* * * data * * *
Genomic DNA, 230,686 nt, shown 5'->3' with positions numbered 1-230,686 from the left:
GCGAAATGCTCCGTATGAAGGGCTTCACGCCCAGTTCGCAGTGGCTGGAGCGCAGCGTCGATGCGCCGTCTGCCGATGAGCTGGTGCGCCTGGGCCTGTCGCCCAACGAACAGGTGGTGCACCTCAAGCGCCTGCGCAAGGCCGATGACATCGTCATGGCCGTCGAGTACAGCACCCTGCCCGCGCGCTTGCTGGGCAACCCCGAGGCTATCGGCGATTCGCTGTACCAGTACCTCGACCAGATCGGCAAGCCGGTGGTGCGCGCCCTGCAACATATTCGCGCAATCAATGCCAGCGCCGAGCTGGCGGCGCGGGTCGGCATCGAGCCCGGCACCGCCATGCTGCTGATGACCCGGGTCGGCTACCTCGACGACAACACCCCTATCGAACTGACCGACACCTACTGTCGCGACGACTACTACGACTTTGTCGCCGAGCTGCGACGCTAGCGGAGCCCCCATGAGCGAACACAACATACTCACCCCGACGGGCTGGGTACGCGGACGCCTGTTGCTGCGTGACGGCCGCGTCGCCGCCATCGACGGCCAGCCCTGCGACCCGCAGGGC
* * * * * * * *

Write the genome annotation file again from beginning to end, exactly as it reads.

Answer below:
Genomic DNA, 230,686 nt, shown 5'->3' with positions numbered 1-230,686 from the left:
GCGAAATGCTCCGTATGAAGGGCTTCACGCCCAGTTCGCAGTGGCTGGAGCGCAGCGTCGATGCGCCGTCTGCCGATGAGCTGGTGCGCCTGGGCCTGTCGCCCAACGAACAGGTGGTGCACCTCAAGCGCCTGCGCAAGGCCGATGACATCGTCATGGCCGTCGAGTACAGCACCCTGCCCGCGCGCTTGCTGGGCAACCCCGAGGCTATCGGCGATTCGCTGTACCAGTACCTCGACCAGATCGGCAAGCCGGTGGTGCGCGCCCTGCAACATATTCGCGCAATCAATGCCAGCGCCGAGCTGGCGGCGCGGGTCGGCATCGAGCCCGGCACCGCCATGCTGCTGATGACCCGGGTCGGCTACCTCGACGACAACACCCCTATCGAACTGACCGACACCTACTGTCGCGACGACTACTACGACTTTGTCGCCGAGCTGCGACGCTAGCGGAGCCCCCATGAGCGAACACAACATACTCACCCCGACGGGCTGGGTACGCGGACGCCTGTTGCTGCGTGACGGCCGCGTCGCCGCCATCGACGGCCAGCCCTGCGACCCGCAGGGC